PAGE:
Ustream and Twitter Search for Educational Purposes


TweetIt from HubSpot

Ustream Twitter Search Stay Connected

The Twitter Revolution

Perhaps, you have read the volume of articles asserting that Twitter is revolutionizing the way the world follows current events. Earlier today I watched Michael Jackson’s funeral live and was able to tweet with others in real time. Many of us who are experienced Twitter users know the power of hashtags for carrying conversations and following an event. Sharing with several others your thoughts during a live event is very euphoric and the sharer is often overcome with a sense of unity, empathy, and supercharged emotions! If you haven’t used Twitter, then just think of the people who cry during a sporting event!

Michael Jackson Ustream Live Event

Ustream and Hashtags

Ustream, a live video streaming platform, and Twitter search further empower the use of hashtags to communicate. Ustream is a free account which allows the user to broadcast a live video. During this live broadcast, the user’s followers can chat or tweet in a social stream. The tweet option is one of the coolest tools of Ustream. The user can decide to feed the tweets to one account by automatically having everyone’s messages attached with “@user” and the link. The second option, which I am especially excited about, is to have everyone’s messages attached with “#hashtag” and use Twitter search to follow the event.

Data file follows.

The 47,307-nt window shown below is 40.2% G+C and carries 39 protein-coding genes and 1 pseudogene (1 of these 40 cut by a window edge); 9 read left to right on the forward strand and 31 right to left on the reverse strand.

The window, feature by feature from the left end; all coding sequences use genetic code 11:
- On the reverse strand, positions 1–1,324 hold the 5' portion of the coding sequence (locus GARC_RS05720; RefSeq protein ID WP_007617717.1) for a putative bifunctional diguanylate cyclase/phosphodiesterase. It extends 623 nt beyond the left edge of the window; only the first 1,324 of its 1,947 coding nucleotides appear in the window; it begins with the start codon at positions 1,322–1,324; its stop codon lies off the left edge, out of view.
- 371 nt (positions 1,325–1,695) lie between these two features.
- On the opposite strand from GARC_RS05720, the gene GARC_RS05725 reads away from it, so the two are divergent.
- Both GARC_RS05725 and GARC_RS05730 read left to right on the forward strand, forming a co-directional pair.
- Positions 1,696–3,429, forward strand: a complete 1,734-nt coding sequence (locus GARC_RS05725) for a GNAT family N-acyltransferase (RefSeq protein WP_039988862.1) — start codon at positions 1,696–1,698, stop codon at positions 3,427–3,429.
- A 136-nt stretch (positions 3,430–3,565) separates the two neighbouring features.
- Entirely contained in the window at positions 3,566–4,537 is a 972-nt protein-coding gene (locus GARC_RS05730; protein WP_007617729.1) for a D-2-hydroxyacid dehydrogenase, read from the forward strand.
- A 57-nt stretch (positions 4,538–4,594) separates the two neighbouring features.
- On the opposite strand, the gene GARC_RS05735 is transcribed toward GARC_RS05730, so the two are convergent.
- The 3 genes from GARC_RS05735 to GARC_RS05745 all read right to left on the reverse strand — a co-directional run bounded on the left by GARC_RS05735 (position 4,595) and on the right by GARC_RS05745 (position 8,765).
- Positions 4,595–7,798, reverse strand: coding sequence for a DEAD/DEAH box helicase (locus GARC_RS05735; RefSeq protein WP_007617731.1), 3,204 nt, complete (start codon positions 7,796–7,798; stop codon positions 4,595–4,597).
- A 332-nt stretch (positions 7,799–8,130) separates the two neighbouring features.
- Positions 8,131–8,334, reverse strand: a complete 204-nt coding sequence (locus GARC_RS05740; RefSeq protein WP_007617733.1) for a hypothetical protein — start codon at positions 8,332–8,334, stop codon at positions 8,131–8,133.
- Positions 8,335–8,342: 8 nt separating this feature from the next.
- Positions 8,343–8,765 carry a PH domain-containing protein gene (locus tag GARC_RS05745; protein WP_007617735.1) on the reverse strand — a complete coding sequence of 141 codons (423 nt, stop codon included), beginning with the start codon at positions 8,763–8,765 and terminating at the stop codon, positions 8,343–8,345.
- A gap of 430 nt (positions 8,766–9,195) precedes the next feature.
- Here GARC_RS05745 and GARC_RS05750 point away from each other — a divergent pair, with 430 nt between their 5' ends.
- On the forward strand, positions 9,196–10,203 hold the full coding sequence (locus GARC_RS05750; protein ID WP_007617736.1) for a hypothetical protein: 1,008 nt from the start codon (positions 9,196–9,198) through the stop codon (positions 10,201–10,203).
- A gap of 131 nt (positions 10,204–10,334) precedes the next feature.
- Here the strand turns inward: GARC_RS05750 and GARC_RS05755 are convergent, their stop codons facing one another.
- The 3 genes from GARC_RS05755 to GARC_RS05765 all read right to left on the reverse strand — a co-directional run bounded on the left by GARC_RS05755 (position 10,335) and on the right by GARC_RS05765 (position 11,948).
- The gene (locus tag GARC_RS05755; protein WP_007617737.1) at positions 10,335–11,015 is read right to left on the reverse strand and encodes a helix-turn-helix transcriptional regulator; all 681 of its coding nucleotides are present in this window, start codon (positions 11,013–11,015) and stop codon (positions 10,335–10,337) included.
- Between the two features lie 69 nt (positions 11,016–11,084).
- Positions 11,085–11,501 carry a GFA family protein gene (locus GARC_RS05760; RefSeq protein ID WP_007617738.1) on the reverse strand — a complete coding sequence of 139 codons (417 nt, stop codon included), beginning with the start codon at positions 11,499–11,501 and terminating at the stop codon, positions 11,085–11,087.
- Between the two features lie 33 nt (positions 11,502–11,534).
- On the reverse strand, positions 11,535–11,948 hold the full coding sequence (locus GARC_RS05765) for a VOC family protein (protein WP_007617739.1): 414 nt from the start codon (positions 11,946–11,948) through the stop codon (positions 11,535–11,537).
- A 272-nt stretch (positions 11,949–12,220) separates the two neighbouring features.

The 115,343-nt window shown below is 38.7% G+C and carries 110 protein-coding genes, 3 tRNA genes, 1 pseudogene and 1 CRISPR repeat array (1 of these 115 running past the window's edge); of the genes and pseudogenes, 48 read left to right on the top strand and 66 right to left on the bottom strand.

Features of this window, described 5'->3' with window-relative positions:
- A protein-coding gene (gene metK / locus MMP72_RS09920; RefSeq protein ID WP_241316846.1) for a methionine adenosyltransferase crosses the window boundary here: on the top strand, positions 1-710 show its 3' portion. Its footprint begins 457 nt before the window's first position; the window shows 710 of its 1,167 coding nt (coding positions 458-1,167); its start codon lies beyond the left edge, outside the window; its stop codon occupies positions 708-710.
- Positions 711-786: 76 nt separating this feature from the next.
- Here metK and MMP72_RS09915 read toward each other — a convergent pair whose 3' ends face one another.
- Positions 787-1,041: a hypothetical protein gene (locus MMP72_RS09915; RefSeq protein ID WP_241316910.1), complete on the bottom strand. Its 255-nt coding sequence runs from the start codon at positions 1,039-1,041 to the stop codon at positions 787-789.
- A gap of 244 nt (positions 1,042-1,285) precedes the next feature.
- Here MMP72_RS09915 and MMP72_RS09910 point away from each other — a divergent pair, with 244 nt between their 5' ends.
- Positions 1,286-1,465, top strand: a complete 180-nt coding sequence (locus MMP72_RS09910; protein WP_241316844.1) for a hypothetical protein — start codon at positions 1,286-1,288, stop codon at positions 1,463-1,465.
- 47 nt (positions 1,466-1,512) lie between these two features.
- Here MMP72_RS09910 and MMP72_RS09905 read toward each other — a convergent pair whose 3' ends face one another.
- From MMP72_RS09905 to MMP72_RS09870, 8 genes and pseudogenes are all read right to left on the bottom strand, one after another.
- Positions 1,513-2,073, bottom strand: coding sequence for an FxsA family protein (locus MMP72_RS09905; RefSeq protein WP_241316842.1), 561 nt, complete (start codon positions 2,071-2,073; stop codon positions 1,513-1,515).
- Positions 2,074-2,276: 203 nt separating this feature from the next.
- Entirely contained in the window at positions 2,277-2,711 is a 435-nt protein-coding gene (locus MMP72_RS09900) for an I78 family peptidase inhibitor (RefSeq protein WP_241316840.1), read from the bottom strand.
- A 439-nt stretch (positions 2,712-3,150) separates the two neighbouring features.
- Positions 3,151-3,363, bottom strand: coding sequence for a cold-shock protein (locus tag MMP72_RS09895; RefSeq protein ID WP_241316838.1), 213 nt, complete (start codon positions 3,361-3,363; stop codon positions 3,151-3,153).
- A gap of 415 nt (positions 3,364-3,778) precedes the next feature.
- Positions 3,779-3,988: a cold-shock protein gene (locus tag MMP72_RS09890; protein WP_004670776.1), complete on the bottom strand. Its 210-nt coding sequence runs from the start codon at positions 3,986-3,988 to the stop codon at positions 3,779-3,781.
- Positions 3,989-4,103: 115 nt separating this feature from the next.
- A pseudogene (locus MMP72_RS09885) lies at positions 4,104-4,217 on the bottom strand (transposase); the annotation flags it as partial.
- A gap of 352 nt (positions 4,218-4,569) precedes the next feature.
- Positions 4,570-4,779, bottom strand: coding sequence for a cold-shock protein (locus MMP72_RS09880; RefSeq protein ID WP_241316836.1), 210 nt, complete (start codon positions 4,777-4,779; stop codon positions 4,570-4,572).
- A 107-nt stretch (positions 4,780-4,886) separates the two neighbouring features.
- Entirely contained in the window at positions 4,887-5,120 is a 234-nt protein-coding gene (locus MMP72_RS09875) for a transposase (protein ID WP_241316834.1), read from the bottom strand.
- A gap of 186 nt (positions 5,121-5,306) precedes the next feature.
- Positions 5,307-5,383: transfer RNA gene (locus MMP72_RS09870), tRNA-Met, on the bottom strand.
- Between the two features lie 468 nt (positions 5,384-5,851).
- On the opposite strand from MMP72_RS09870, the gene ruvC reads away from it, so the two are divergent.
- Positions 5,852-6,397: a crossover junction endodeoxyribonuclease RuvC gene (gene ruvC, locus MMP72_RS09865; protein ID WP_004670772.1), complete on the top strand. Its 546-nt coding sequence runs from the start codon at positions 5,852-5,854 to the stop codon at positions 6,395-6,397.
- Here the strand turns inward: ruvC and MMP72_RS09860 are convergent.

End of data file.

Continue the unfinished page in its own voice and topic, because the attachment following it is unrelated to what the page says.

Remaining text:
How Does This Apply to Teacher Professional Development?

Ustream has several features, which make this platform attractive for professional development. I have listed just a few ways to use the service to connect educators:

  • Video feature enriches the hashtag discussions you already participate in! #lrnchat is one teacher discussion that takes place in real time. I can see the moderators speaking directly to teachers, presenting materials, or conducting interviews to spark discussion.
  • Follow option allows those following your broadcast to be regularly updated with events you post and to have an archive of the broadcasts and chat conversations they missed. The broadcast is your show channel.
  • Embed option allows bloggers to post videos to their blogs for their readers to respond and comment. You could encourage your followers to post the event to their blogs and attrack more users to the next event.
  • Tip Jar is another remarkable feature which connects to your Paypal account. Your followers can choose to tip you for your time and valuable presentations. Moreover, if you are broadcasting a live conference then this is one way to have online attendees feel as if they are contributing to your organization. For each donation, the organization can provide t-shirts, send the ebook of the guest speaker’s latest book, or offer other rewards.

Twitter Search of CBS

How Could I Use Ustream for Educational Purposes?

Ustream is additionally an attractive option for teaching! Ways to use this service for educational purposes include: